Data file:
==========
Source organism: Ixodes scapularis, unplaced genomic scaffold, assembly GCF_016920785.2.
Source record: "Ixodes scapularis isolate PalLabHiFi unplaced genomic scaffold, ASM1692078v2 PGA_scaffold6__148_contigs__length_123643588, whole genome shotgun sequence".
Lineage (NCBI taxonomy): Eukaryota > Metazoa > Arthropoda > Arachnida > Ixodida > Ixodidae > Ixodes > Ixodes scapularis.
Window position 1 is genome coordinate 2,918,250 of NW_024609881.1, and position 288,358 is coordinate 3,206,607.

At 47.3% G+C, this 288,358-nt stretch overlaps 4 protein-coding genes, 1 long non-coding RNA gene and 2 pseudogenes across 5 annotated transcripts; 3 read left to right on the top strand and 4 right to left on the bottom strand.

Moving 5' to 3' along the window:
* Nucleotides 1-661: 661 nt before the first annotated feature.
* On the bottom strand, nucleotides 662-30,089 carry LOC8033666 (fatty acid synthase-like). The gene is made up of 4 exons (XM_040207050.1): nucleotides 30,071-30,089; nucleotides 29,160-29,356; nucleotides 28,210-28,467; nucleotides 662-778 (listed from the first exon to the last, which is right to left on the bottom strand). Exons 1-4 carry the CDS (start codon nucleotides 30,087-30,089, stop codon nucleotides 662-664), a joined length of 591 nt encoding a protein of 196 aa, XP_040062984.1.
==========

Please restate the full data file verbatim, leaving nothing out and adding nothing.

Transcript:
Source organism: Ixodes scapularis, unplaced genomic scaffold, assembly GCF_016920785.2.
Source record: "Ixodes scapularis isolate PalLabHiFi unplaced genomic scaffold, ASM1692078v2 PGA_scaffold6__148_contigs__length_123643588, whole genome shotgun sequence".
Lineage (NCBI taxonomy): Eukaryota > Metazoa > Arthropoda > Arachnida > Ixodida > Ixodidae > Ixodes > Ixodes scapularis.
Window position 1 is genome coordinate 2,918,250 of NW_024609881.1, and position 288,358 is coordinate 3,206,607.

At 47.3% G+C, this 288,358-nt stretch overlaps 4 protein-coding genes, 1 long non-coding RNA gene and 2 pseudogenes across 5 annotated transcripts; 3 read left to right on the top strand and 4 right to left on the bottom strand.

Moving 5' to 3' along the window:
* Nucleotides 1-661: 661 nt before the first annotated feature.
* On the bottom strand, nucleotides 662-30,089 carry LOC8033666 (fatty acid synthase-like). The gene is made up of 4 exons (XM_040207050.1): nucleotides 30,071-30,089; nucleotides 29,160-29,356; nucleotides 28,210-28,467; nucleotides 662-778 (listed from the first exon to the last, which is right to left on the bottom strand). Exons 1-4 carry the CDS (start codon nucleotides 30,087-30,089, stop codon nucleotides 662-664), a joined length of 591 nt encoding a protein of 196 aa, XP_040062984.1.